Preparing For a Multiple Choice Exam

Students sometimes feel that they do not have to prepare as much for a multiple choice exam since they are simply choosing the obvious right answer from the bunch. This is not true. Many times during a multiple choice exam, students will be asked to decipher material that is not straight from a textbook. Multiple choice questions require students to decipher from many similar and nearly-correct answers. These decisions require the student to use many critical thinking skills that can not always be taught in the classroom. Some times students go into a multiple choice exam feeling overly confident that they know the material. This can cause them to read the questions too quickly and carelessly leading to wrong answers. Students should not only study the material before a multiple choice exam, but also learn about the thinking involved in answering multiple choice questions.

How to Study

1. Take a Learning Skills Course.

  • To learn how to recognize the assorted levels of testing skills needed to do well on a multiple choice test.

  • How to implement new strategies for reasoning, understanding and memorization.

  • UWO- Study skills to improve memory for a multiple choice exam.

2. Join a Study Group and rehearse answering multiple choice questions with other students of various skill levels.

  • Brigham Young University: How to start a study group and why they are so helpful.

3. Study old exams to determine the type of thinking and analysis required and also to see the slight degree of difference between correct and incorrect answers.

4. When studying about the topic the test will be on, be sure to take a close look at groups of facts that are similar. Memorize the differences in these groups instead of the similarities so you are not fooled by closely related answers.

5. Practice extracting important details from passages and recounting them at the end of the study session.

Taking the Test

1. Read the directions very carefully! Some multiple choice exam directions will indicate that some of the answers may be partly correct, or correct statements on their own, but not when joined with the passage or question. Some directions may also ask you to mark all correct answers involved.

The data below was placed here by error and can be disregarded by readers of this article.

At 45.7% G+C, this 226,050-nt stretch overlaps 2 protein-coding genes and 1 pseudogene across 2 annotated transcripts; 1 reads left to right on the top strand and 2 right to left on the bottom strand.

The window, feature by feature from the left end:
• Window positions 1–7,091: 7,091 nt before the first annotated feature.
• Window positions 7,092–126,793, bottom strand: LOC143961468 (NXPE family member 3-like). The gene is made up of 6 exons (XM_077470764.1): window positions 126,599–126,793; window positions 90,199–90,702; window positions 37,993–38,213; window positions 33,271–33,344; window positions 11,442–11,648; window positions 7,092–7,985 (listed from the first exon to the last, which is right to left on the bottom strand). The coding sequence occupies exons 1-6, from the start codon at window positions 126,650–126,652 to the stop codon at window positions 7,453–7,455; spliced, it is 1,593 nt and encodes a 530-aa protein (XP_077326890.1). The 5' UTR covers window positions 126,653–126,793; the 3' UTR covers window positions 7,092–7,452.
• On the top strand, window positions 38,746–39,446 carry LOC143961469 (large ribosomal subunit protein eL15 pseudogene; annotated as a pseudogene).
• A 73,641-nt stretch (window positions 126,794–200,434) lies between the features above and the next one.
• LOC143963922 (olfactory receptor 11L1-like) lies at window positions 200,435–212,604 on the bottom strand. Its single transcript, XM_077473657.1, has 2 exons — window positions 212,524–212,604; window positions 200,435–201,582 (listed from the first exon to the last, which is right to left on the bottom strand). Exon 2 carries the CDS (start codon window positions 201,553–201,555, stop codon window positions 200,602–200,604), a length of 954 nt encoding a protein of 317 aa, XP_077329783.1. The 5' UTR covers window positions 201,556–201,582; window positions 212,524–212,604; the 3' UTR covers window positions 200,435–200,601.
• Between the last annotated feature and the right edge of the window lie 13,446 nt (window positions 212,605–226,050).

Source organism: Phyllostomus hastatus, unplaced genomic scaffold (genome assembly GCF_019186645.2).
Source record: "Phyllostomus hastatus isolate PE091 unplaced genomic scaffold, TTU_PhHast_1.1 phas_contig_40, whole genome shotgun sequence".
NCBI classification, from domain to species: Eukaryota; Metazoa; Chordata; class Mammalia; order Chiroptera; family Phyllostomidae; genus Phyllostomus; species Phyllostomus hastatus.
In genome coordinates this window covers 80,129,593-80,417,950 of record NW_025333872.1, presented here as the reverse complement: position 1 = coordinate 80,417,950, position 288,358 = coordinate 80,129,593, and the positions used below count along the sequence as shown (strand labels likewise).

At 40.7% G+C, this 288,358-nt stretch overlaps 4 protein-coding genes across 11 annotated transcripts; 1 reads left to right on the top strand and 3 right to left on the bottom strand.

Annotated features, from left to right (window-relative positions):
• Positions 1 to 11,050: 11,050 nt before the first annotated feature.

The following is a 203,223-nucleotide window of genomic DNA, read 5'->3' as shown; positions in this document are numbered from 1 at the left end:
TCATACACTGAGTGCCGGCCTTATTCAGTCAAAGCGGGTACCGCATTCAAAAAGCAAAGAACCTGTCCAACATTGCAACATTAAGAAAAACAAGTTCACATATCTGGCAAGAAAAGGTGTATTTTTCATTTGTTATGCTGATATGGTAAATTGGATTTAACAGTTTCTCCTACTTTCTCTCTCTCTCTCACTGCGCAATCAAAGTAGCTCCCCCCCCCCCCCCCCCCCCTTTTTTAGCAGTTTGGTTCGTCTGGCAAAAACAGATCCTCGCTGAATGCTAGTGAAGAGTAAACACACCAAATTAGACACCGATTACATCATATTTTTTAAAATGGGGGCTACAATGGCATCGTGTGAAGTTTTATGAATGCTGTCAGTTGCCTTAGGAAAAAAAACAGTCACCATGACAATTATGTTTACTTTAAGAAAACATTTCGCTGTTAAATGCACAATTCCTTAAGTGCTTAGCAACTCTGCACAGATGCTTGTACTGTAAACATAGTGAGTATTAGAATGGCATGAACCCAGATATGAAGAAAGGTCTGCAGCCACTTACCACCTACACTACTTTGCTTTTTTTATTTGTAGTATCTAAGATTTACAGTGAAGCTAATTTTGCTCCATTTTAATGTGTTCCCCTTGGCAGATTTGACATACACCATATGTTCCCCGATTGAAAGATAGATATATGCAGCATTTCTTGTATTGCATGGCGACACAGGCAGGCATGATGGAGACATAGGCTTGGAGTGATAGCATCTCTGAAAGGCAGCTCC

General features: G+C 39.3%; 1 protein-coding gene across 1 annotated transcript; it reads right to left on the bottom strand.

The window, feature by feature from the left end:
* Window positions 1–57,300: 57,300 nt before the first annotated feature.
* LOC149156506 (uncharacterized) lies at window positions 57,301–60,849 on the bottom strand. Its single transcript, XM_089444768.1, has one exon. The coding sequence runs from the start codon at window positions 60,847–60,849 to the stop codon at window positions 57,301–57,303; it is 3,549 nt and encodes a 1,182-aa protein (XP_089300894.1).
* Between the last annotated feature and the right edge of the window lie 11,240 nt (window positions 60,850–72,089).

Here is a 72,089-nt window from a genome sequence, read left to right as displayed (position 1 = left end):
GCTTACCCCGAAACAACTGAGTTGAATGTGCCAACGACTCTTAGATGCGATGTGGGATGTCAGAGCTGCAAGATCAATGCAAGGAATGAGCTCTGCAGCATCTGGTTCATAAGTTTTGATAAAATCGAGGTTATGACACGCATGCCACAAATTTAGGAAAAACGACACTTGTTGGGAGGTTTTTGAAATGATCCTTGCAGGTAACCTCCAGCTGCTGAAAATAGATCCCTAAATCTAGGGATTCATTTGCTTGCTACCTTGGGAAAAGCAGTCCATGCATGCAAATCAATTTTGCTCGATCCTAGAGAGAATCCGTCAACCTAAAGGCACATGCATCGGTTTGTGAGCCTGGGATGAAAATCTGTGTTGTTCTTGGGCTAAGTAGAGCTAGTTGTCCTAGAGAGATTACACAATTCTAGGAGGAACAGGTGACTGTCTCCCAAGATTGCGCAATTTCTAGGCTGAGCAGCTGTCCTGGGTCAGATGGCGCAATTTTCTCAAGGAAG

• Techniques used on multiple choice exams to distract or trick students who try to guess (PDF)

2. Take time into consideration. Most multiple choice exams are timed, most will allow you to spend a minute (or less) on each question. Use these techniques to help make the most of the alloted time.

  • After reading through each question, answer the ones you know are 100 percent correct and leave a question mark next to the questions you feel you need to spend more time on. You can return back to these at the end and focus your time accordingly.

  • Go back to the questions you were not sure of immediately after finishing the entire test. Know if the test you are taking deducts points for incorrect answers, if this is the case then only guess if you are reasonably sure you know the right answer. If you have no idea then leave it blank. If the test does not take away points for incorrect answers use logic, the process of elimination and your best guess to answer the questions you are not sure of.

  • Note answers and questions that include wording such as: "All of the above", "None of the above", "Usually", "Sometimes" , "Always" , "Never" etc. These phrases can trip up students who do not read the questions carefully enough. If you stumble upon a question including these phrases read it more then once and first deduct the answers that may contradict or form a double negative.

  • Changing Answers . The myth that students who change test answers always end up picking the wrong one is false. You should not spend time double checking answers unless you wrote a question mark next to them in the first run. If you feel there is a better answer then the one you originally chose, then pick it. If your not sure then leave it, its still a guess either way.

The follow-up

1. Once you have your test graded and back keep it as a study tool. You can further your study skills by learning from your own mistakes.

  • Remember how you studied for this test, and determine which styles worked for you and which learning skills you need more practice with.

  • Examine the questions you did not get correct and determine if it was because you simply did not know the material or if you were fooled by the content of the question.

Test Taking Resources

  • Tips for: Reducing Test Taking Anxiety

  • Memory Systems: Learn how to better memorize and recollect information for tests.

  • Distance Learning: For students who want to learn at their own pace and schedule.

  • Basics: Test taking tips from Providence College RI.

Published: 2010-01-20